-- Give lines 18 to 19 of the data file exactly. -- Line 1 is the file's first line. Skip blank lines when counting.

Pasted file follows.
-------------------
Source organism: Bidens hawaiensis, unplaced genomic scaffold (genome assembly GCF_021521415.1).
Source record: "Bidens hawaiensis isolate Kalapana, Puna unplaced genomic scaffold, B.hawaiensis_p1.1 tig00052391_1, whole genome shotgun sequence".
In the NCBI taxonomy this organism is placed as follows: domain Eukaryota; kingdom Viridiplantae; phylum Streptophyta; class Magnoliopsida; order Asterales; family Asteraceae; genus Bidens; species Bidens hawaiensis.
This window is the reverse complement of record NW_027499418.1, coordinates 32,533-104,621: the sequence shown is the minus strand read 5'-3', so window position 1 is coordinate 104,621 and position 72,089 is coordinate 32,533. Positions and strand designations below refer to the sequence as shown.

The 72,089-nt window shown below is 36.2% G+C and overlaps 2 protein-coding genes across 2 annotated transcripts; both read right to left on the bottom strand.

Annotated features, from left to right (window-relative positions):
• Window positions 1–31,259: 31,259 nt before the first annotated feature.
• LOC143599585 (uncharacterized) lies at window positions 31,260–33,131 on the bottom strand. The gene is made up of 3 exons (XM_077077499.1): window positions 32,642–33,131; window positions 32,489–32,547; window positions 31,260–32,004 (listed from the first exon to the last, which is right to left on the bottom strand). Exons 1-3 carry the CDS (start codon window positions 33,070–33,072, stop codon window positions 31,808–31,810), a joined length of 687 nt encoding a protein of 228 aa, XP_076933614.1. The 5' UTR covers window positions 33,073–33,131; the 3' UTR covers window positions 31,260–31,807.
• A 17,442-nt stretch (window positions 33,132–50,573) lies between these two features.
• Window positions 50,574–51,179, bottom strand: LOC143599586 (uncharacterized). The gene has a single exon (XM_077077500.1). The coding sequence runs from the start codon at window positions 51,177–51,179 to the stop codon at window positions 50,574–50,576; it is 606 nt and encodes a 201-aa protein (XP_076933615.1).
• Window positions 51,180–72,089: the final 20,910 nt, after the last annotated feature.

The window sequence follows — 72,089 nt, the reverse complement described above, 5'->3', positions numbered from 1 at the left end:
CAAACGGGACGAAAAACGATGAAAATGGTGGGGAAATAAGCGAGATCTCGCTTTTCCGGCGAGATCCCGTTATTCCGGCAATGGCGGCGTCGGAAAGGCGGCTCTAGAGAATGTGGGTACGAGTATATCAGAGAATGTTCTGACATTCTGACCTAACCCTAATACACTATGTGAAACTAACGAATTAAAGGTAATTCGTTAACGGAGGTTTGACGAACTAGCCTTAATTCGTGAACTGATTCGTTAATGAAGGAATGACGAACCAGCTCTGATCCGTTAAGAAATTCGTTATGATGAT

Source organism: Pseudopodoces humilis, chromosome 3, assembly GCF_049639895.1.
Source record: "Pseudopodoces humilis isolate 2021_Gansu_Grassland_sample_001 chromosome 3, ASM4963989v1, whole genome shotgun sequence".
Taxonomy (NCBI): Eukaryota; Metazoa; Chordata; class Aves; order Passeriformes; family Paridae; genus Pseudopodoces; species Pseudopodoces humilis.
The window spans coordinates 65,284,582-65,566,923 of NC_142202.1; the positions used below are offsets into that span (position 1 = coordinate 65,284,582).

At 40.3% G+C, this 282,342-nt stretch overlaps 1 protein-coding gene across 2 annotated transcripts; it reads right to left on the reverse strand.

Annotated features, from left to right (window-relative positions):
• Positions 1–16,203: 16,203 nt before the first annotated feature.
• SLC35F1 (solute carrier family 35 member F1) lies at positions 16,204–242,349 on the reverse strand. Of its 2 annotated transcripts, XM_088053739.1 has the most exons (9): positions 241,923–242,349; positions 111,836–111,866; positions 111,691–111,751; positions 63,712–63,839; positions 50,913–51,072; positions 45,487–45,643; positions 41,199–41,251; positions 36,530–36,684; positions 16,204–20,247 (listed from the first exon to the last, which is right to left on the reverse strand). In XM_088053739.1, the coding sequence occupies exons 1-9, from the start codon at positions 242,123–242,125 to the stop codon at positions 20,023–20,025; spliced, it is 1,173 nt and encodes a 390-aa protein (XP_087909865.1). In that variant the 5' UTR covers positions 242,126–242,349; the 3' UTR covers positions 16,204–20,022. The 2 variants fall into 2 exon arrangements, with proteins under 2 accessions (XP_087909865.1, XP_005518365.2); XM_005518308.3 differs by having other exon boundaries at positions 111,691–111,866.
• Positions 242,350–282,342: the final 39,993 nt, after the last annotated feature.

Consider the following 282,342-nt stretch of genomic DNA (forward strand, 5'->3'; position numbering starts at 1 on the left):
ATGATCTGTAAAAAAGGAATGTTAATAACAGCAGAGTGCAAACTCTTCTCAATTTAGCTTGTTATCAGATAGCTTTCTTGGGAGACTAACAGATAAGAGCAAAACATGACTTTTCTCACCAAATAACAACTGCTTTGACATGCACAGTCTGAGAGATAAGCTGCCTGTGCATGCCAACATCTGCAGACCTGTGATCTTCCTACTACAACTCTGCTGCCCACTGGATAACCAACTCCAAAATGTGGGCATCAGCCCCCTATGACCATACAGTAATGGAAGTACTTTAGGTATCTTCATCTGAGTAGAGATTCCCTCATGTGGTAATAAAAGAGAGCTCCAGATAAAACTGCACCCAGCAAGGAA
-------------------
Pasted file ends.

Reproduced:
At 40.3% G+C, this 282,342-nt stretch overlaps 1 protein-coding gene across 2 annotated transcripts; it reads right to left on the reverse strand.

Annotated features, from left to right (window-relative positions):